What kinds of “citizen” and “community” might be required by a new, radical and plural democracy?
The themes of citizenship and community are today at the center of a fierce debate as both left and right try to mobilize them for their cause. For the left such notions are crucial in all the current attempts to redefine political struggle through extending and deepening democracy. But, argue the contributors to this volume, these concepts need to be made compatible with the pluralism that marks modern democracy. Rather than reject the liberal tradition, they argue, the aim should be to radicalize it.
These essays set out to examine what types of “citizen” and “community” might be required by such a radical and plural democracy. From a range of disciplines and a fruitful diversity of theoretical perspectives, the contributors help us to address the following challenge: how to defend the greatest possible pluralism without destroying the very framework of the democratic political community.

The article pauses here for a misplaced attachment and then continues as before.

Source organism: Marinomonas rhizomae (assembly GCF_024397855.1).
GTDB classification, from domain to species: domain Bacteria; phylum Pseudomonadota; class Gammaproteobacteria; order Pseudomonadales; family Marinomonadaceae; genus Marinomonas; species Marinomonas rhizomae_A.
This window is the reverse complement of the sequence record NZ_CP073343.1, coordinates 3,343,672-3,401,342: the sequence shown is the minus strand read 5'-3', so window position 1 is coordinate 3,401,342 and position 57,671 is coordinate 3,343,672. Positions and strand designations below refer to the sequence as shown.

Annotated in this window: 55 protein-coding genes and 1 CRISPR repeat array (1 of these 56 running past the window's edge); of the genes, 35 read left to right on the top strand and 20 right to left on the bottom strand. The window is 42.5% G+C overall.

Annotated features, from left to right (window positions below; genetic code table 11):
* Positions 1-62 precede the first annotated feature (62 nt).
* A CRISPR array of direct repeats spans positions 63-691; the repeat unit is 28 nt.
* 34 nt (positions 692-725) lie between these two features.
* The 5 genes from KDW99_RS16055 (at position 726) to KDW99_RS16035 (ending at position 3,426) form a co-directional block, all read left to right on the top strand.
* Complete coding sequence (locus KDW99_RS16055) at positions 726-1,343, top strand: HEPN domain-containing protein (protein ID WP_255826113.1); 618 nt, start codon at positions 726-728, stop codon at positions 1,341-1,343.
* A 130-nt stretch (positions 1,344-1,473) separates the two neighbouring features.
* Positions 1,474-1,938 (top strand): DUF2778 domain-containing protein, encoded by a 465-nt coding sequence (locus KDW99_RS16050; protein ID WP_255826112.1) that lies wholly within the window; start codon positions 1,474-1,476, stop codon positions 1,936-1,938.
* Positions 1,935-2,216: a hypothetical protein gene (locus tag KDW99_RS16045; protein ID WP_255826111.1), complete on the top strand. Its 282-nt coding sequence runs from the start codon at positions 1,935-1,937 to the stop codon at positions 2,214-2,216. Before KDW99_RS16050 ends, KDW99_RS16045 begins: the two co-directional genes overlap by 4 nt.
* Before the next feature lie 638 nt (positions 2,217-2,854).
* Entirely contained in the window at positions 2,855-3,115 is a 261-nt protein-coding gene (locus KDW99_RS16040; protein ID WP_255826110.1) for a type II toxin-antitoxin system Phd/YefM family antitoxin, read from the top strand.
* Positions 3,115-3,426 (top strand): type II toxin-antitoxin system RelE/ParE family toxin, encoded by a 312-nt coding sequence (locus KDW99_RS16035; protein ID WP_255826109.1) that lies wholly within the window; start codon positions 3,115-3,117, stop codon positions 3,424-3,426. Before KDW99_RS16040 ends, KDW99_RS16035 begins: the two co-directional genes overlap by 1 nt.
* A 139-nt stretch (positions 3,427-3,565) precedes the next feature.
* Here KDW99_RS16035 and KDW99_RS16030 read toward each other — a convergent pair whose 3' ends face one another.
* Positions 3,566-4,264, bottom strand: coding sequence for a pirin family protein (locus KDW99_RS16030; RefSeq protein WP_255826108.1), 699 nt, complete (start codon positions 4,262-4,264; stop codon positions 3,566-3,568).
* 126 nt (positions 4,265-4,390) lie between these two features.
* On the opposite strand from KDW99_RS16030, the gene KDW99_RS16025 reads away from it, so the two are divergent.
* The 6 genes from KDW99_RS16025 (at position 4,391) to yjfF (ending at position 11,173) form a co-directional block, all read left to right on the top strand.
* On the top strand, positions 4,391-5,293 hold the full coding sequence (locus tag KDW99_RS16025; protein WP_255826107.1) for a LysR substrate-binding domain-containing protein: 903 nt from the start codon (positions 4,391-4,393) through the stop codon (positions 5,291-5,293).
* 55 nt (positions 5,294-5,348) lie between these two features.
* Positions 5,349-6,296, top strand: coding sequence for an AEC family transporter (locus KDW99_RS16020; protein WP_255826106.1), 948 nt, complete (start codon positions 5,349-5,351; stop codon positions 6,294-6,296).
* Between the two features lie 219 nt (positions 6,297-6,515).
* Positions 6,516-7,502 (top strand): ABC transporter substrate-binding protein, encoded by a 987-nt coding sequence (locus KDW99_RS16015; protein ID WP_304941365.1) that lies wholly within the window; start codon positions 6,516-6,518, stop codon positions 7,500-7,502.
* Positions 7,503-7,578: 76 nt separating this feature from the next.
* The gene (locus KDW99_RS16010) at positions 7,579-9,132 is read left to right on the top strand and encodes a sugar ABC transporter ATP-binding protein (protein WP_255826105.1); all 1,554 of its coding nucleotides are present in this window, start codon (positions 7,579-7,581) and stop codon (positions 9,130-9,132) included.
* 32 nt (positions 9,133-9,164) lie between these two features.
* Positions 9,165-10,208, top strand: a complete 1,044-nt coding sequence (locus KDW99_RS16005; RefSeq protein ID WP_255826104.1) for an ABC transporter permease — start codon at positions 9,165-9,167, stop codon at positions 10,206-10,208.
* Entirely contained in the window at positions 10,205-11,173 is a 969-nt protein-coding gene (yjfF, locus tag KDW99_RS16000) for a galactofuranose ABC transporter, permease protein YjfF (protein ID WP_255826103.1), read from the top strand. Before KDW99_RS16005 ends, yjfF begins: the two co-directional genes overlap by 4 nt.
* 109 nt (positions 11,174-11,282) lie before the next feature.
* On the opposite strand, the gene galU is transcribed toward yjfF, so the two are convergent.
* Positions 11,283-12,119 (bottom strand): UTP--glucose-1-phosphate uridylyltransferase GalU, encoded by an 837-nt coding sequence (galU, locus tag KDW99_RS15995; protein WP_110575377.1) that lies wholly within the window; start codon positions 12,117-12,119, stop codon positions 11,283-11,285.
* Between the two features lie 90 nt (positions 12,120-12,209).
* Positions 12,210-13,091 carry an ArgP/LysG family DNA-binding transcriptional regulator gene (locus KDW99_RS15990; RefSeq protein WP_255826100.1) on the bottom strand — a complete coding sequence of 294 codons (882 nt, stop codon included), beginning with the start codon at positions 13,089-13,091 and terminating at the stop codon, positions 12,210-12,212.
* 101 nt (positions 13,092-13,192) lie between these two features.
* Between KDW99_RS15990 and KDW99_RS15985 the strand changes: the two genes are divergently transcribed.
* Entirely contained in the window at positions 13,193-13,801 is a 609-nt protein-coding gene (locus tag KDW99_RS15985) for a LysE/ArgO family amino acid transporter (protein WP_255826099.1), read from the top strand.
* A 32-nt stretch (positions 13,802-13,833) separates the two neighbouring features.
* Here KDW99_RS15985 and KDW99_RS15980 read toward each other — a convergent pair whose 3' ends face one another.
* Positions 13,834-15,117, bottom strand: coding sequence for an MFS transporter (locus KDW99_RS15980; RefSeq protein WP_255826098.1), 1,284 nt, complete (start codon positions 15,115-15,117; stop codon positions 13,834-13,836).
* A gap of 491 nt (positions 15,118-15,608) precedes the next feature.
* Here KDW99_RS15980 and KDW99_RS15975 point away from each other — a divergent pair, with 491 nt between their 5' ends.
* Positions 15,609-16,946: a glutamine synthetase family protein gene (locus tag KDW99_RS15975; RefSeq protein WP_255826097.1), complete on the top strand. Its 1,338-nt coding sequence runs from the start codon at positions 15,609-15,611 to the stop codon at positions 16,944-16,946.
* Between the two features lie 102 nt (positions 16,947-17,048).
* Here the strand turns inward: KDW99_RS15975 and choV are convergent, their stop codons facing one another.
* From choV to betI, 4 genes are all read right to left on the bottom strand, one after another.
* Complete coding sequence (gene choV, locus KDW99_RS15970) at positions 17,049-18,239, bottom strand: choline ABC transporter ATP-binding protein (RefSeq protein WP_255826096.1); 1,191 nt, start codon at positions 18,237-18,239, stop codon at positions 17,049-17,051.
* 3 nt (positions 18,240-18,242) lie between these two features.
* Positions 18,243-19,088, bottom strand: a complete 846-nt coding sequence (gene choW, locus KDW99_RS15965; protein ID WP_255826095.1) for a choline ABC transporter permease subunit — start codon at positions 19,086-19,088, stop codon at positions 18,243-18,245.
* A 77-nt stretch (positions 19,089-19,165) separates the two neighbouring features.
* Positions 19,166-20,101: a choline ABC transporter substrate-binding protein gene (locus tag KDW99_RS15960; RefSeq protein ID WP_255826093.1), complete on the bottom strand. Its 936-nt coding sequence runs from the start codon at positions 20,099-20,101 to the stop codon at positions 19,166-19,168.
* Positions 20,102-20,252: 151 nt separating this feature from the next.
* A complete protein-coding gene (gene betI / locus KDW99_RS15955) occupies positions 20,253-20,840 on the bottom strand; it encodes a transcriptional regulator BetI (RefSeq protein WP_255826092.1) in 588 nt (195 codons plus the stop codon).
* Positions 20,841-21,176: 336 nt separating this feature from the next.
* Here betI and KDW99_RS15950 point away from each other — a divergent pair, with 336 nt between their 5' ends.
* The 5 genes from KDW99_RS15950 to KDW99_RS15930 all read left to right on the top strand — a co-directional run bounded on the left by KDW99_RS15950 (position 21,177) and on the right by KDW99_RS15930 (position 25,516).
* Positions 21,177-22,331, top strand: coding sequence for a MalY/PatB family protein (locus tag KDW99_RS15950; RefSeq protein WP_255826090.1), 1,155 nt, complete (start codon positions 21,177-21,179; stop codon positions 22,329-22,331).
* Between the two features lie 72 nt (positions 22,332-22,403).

Despite their differences, a vision emerges from these essays which is sharply at odds both with the universalistic and rationalistic conception to be found in the work of Habermas, and with postmodern celebrations of absolute heterogeneity. For this book is an exploration of politics—of a politics where power, conflict and antagonism will always play a central role.